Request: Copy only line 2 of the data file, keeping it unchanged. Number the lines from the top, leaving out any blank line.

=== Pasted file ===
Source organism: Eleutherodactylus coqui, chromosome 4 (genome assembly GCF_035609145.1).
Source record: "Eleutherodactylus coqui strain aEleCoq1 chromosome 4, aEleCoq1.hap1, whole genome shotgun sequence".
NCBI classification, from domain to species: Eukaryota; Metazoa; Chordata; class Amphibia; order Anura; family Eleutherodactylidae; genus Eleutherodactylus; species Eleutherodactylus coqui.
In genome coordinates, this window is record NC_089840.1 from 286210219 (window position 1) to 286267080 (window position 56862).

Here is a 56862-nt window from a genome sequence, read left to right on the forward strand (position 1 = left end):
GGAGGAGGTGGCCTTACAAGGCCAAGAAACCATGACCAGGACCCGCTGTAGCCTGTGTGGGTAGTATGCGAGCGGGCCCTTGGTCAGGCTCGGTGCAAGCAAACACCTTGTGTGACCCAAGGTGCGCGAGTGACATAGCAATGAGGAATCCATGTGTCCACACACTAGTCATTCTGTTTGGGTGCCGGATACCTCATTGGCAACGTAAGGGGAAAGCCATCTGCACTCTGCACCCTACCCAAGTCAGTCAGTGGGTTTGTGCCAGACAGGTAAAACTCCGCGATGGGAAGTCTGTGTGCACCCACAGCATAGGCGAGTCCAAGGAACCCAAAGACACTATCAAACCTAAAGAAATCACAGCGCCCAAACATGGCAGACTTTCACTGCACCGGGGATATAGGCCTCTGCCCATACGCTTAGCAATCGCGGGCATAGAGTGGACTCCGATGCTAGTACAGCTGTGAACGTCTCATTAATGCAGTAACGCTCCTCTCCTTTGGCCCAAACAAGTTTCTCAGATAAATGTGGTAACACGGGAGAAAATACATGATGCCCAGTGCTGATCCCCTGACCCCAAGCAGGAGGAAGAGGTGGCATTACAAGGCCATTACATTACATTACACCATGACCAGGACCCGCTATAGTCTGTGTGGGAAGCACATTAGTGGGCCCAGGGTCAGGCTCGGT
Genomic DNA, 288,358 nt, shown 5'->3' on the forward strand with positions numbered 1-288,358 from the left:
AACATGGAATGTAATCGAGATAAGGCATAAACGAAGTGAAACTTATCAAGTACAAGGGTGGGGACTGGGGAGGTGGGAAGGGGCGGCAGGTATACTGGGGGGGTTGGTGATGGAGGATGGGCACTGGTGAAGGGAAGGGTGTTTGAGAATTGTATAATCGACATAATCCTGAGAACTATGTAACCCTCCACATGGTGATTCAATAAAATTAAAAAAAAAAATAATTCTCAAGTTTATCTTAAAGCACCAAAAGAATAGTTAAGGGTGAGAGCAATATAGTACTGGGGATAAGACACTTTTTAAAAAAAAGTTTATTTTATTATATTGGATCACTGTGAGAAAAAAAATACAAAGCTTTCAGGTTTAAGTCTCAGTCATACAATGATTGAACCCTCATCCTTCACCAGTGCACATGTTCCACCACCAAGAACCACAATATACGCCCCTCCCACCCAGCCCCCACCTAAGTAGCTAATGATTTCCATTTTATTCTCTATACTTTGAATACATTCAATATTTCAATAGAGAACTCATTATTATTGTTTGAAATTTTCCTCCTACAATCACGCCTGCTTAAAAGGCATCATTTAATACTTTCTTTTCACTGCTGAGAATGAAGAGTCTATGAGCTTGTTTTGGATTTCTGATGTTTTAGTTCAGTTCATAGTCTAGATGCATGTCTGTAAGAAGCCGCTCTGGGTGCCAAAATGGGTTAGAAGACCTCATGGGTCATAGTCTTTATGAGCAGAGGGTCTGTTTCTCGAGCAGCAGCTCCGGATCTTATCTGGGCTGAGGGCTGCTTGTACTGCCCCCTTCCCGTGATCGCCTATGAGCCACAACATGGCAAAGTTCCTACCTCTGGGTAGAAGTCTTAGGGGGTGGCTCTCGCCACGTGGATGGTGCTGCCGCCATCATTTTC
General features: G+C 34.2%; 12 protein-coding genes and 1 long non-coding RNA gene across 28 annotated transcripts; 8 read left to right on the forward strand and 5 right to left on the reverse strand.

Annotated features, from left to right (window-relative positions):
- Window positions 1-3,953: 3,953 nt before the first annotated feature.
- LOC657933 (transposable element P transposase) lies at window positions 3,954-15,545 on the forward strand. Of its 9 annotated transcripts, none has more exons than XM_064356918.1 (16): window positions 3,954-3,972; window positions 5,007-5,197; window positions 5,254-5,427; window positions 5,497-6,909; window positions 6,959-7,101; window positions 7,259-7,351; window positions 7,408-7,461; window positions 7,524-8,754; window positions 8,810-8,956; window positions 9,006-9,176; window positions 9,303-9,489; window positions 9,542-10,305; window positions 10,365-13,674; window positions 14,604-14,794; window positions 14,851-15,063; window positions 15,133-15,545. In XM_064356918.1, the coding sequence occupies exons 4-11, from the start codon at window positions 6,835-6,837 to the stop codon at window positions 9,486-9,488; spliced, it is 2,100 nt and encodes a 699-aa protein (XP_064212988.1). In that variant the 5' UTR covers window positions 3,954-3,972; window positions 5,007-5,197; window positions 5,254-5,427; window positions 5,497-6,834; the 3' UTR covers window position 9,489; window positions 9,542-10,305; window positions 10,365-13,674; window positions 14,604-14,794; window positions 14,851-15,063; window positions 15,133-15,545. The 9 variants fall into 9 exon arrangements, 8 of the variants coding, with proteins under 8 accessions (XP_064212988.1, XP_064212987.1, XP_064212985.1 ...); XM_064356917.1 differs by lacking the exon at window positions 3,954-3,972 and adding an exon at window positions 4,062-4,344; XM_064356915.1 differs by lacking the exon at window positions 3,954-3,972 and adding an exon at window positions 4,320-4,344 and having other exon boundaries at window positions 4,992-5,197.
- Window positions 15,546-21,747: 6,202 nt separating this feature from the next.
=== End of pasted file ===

Source record: "Eleutherodactylus coqui strain aEleCoq1 chromosome 4, aEleCoq1.hap1, whole genome shotgun sequence".